WEDNESDAY 23 JUNE – Visit to Dawe’s Twineworks, West Coker

Twist or bust

At first thought a visit to a restored 19th century twine works might be regarded as one for the nerds. Definitely not, judging from our tour of Dawe’s Twine Works at West Coker. The fine summer weather, the open-sided buildings, the guides taking us in small groups meant we all kept well within the Covid guidelines in force at the time while getting a fascinating tour.

The works came into their own supplying twine to stitch together sailcloth for the Royal Navy and the merchant marine in the 18th and 19th centuries.  How was it that such a successful business could be set up and thrive so far from the sea? Firstly, despite the lack of salt water(!) the area of west Dorset and south Somerset is abundant in springs providing a great supply of fresh water. The stratum of soil, known as Yeovil Sands is conducive to the growth of hemp and flax – basic requirements for twine and sailcloth respectively. The “sands” stretch all the way to Bridport, hence the sail cloth industry expanding 25-30 miles inland from the sea.

Consider the prime customer, the Royal Navy. HMS Victory was equipped with 37 sails and carried 17 spares. The smallest sail required 1.25 miles of twine. The working life of a sail was eight months. Multiply this by the number of ships, add the requirements of commercial shipping, and it is not difficult to see why there were so many twine/rope making and sail making factories in the area and why they were so interlinked, and why it was such a profitable and long-lasting industry.

As sailing ships were superseded by steam and oil the businesses declined and twine makers found new markets for their products. John Dawe took over the works in 1877 and developed ‘rope walks’ and other buildings, eventually installing motors to drive the twisting processes in 1899. The business continued until 1968 when the works were shut down.

The place remained unused until 1996 when various parties came together to repair and preserve the works. It took nearly another twenty years for organisations such as local authorities, trusts, government bodies, societies and the Lottery Fund to bring it all together.  Lots of ingenuity was needed too, e.g. a near matching original diesel engine to drive the machinery, found in Scotland and transported to West Coker, and a starting system powered by the casing of an old WW1 torpedo.

We finished up with tea and cake al fresco. Another good visit. Congratulations and thanks to the organisers.

                                                                                      John Ferretter


FRIDAY 11 JUNE 2021 – Visit to Tyneham Village

Our first outing since July 2019! What a strange sensation it was. A feeling of childish excitement came back. A gang of mates and a picnic lunch. The latter, along with tea and coffees, supplied on site by Sarah Hedin and team. What a pleasure. A great big thank you to Sarah, her husband and Kelly for all the hard work.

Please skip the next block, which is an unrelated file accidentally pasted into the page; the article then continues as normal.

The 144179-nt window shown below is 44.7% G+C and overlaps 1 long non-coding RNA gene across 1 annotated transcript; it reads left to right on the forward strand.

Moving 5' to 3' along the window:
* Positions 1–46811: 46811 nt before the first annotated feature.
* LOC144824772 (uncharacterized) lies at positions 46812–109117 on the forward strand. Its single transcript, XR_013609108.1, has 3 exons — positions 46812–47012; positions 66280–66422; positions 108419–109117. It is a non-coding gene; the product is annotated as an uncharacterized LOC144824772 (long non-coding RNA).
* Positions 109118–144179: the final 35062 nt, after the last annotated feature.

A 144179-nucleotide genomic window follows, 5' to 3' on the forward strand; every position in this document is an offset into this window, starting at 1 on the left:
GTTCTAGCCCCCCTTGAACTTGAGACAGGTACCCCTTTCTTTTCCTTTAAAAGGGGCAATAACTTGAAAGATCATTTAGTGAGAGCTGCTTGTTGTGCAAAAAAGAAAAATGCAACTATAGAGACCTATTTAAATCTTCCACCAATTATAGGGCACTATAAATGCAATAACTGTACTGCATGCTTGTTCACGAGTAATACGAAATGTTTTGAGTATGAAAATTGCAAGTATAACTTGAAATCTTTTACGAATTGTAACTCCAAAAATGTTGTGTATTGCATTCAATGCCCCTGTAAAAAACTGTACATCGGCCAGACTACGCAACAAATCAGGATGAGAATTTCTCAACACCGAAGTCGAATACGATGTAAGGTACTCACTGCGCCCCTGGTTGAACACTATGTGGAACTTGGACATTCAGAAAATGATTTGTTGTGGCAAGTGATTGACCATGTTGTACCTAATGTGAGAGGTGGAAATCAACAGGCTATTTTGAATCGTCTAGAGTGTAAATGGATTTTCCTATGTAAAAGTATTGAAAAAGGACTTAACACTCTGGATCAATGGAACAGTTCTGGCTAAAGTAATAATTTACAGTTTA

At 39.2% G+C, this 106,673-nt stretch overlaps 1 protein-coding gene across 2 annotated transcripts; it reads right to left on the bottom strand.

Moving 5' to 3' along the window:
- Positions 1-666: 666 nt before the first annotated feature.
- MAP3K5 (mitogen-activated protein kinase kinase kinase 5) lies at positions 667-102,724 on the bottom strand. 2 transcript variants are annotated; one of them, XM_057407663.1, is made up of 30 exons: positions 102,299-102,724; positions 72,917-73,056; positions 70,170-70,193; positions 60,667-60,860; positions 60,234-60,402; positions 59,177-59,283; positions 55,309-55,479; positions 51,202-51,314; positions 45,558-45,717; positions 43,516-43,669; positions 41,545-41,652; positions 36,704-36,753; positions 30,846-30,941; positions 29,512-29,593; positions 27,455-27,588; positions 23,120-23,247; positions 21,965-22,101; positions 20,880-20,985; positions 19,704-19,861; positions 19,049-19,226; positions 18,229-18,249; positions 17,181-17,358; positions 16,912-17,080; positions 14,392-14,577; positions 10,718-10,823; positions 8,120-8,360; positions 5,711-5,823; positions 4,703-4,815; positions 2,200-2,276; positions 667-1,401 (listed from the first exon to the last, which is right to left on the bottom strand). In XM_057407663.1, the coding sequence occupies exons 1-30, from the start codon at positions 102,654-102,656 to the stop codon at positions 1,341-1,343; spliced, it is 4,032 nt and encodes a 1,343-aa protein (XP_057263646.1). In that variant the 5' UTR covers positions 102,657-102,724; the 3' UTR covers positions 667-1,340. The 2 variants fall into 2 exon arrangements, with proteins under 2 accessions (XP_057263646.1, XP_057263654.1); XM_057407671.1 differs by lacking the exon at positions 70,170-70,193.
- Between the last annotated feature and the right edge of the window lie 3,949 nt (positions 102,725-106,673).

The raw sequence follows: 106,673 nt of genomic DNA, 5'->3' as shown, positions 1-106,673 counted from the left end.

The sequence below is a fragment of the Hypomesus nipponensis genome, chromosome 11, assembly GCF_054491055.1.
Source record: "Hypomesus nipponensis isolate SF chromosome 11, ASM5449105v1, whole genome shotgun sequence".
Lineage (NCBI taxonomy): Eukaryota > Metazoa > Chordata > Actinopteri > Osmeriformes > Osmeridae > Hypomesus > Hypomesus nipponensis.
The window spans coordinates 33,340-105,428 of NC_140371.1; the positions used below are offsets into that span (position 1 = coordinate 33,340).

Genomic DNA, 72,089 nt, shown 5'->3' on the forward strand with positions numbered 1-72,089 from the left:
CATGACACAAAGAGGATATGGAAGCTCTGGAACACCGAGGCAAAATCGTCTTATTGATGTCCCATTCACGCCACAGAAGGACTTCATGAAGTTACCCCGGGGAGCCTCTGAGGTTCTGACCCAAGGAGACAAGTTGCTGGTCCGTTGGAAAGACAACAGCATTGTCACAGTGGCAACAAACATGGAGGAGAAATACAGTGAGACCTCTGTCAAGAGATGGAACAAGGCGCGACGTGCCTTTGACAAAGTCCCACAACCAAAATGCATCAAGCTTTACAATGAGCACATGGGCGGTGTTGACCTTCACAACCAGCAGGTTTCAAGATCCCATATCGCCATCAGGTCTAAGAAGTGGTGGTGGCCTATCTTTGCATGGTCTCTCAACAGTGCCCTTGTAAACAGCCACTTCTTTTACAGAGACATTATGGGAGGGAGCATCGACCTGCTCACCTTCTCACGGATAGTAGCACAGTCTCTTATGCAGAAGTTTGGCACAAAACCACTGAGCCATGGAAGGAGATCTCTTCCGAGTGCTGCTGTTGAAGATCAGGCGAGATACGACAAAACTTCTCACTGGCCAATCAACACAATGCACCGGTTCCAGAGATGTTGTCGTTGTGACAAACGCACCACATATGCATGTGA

Where was this fest? Tyneham Village – frozen in time since 1943. We had the whole village to ourselves and an excellent guide in Major (Rtd) Sterling who has a detailed knowledge of the military history of Tyneham.

Tyneham has been associated with tank training since development of the tank in WW1. Leased from the Bond family, the estate owners, in 1916 it is the oldest tank range in history. But it is perhaps more famous for its role in the preparations for the D-day invasion in WW2. In 1943 around 250 villagers were asked to leave their premises on the promise they could return when the war was over. The majority were re-housed in Sandford and Poole where in some respects life was an improvement: it was the first time they had hot and cold running water, electricity and gas.

Touring the village was quite a poignant experience. The School House brought back memories for many: nursery rhymes on tablets, the cane on the teacher’s desk. Sadly, the school was closed in 1932 for lack of children – not enough to warrant the payment of a teacher. The Laundry Cottages were the only place supplied with running water; the rest of the village had to walk to the church to the pump to fetch theirs. At the church there was a copy of a letter from the vicar’s wife left pinned to the door for the US 1st Division who took over Tyneham:

Please treat the church and houses with care; we have given up our homes where many of us lived for generations to help win the war to keep men free. We shall return one day and thank you for treating the village kindly.”

It was not to be. The demands of the subsequent Cold War followed by the continuing needs for military training meant the properties were never handed back. There was a high-profile campaign in the 1960s/70s led by Rodney Legg. The people never returned but the compromise was that the public could visit on 140 days in a year. And it is well worth a visit.

John Ferretter


Updated 10/08/21 – EJ